By Rae Lynn DeAngelis

Several years ago, we had a robin terrorizing our home every morning. At the first sign of daylight, the bird threw himself into our window…smack… smack… smack! This became our wake-up call every morning at 6:00 am. I began to wonder if the bird was possessed or something. Either that or the collisions into our windowpane had caused the poor fowl to develop some brain damage. One thing was for sure; the crazy bird was getting on my very last nerve!

My husband and I grew extremely annoyed and tried everything we could to get the aggressor to stop his maddening assault. We pounded on the window pane, trying to scare it away, but it was only a temporary fix. We even tried putting a rubber snake on the windowsill outside, but the bird wasn’t the least bit intimidated. Like clockwork, the relentless flying creature continued his attack on our home.

We eventually grew so crazy with frustration that one morning, before the sun came up, my husband hid in our kid’s playhouse to see if he could catch the winged demon in action. Armed with our son’s BB gun, my husband waited and waited, oblivious to the questioning neighbors peering out their windows at him. After a full two hours—you guessed it—the bird never showed.

Later that same day, I was in my bedroom changing clothes and noticed the beady-eyed little villain staring at me through the glass. I screamed and shut the blinds. How could one little bird wreak so much havoc!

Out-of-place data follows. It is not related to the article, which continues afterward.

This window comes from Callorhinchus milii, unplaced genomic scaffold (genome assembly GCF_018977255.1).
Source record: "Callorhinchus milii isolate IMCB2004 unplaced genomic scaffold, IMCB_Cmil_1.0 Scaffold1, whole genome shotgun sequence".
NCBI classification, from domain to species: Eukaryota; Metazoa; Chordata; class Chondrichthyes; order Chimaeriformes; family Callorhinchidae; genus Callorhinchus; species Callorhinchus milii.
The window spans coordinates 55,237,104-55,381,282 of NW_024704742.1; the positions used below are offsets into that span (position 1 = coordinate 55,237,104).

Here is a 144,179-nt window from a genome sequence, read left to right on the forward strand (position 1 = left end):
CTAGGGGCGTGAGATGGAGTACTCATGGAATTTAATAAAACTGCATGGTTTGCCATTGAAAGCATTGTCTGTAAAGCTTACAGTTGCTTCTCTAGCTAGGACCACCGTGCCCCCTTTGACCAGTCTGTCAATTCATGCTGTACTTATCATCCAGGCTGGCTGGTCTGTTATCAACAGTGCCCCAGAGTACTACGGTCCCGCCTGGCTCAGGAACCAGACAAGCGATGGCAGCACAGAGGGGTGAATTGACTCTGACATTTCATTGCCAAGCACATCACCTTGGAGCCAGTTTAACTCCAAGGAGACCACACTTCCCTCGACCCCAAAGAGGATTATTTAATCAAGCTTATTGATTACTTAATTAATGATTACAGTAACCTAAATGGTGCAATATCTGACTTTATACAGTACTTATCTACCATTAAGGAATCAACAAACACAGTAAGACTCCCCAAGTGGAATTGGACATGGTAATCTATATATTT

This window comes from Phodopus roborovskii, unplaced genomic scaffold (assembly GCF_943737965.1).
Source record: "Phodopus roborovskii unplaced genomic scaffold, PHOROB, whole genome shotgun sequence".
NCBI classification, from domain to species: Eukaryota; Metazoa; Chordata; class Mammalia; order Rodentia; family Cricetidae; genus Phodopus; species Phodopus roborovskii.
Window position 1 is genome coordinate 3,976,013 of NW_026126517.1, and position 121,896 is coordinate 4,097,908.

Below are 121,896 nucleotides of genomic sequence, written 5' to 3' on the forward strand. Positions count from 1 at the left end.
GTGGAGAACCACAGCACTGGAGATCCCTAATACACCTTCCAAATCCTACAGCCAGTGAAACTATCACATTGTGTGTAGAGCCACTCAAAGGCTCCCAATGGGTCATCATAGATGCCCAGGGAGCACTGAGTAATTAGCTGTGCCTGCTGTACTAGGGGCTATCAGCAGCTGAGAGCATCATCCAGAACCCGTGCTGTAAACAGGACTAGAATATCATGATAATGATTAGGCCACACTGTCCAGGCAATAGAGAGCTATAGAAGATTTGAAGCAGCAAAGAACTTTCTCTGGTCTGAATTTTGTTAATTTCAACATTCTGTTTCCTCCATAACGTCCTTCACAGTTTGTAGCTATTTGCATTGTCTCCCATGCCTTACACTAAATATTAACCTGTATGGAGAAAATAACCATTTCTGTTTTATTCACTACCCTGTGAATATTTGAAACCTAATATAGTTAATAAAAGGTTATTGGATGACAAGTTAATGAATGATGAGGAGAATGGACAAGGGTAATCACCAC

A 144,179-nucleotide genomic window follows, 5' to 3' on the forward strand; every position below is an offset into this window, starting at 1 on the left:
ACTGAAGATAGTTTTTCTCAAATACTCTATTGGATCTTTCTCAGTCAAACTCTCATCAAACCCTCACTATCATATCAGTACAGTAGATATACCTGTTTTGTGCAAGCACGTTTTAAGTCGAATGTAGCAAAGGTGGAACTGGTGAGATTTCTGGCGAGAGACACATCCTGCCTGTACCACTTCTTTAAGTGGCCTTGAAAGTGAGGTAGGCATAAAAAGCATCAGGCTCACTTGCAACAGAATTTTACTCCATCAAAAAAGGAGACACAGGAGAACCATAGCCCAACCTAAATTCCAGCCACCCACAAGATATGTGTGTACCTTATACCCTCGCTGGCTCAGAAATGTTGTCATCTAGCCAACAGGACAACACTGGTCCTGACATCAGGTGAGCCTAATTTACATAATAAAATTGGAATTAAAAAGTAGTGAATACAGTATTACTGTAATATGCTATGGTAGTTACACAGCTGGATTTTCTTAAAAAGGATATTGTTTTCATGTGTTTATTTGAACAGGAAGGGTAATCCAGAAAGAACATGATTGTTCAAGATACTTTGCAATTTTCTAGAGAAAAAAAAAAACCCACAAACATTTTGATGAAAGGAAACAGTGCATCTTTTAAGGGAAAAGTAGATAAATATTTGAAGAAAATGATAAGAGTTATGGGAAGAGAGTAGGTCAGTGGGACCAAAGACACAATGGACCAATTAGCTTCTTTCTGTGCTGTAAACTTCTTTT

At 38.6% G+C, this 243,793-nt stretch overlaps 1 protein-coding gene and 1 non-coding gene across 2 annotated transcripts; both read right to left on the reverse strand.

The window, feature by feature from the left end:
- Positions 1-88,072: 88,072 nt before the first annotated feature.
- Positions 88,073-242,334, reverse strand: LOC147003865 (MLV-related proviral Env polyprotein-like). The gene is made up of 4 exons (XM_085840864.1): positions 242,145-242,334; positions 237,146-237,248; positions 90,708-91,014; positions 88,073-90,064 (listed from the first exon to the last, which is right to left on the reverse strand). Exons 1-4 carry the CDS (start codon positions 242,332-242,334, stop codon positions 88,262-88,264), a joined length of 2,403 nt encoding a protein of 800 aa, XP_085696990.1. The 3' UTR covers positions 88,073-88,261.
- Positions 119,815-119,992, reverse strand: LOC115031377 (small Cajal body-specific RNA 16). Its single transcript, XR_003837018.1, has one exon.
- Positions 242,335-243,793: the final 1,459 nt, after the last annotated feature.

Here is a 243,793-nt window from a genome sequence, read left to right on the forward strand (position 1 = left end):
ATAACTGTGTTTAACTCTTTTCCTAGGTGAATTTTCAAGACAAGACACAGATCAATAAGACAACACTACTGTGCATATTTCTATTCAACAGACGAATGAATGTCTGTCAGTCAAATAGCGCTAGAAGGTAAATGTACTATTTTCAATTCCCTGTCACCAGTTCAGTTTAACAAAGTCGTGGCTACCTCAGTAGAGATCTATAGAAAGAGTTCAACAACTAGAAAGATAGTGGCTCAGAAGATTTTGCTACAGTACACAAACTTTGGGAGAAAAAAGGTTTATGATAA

Things aren’t always as they seem. After reading an article in a magazine, I learned that robins are territorial birds. Apparently, our little pest was guarding his domain. He must have seen his own reflection in our window pane and thought the image was another bird. The bird wasn’t possessed at all; he was just doing what his instincts told him to.

“The fear of the LORD is the beginning of wisdom; all who follow his precepts have good understanding.” (Psalm 111:10a)

We often misinterpret the actions of others when it comes to things that greatly annoy or frustrate us. Convinced that the person is purposely trying to irritate us, we fail to see that in reality they are simply responding in ways that come most naturally to them. These ‘instincts’ are often learned behaviors that develop over many years and become gut reactions that are provoked by negative emotions. Like that little bird, the person is probably clueless that their behavior is bothersome to others.

“But it is the spirit in a man, the breath of the Almighty, that gives him understanding.” (Job 32:8)

Is there someone who is getting on your very last nerve? Perhaps you should share your distress. Open communication just might lead to better understanding. Who knows, a little thoughtful consideration coming from each side just might lead to changed hearts for everyone.

“My heart is changed within me; all my compassion is aroused.” (Hosea 11:8)

What happened to our little winged assailant? The bird continued its assault until fall. Then we finally had some peace and quiet… at least for a little while. The following spring the robin was back!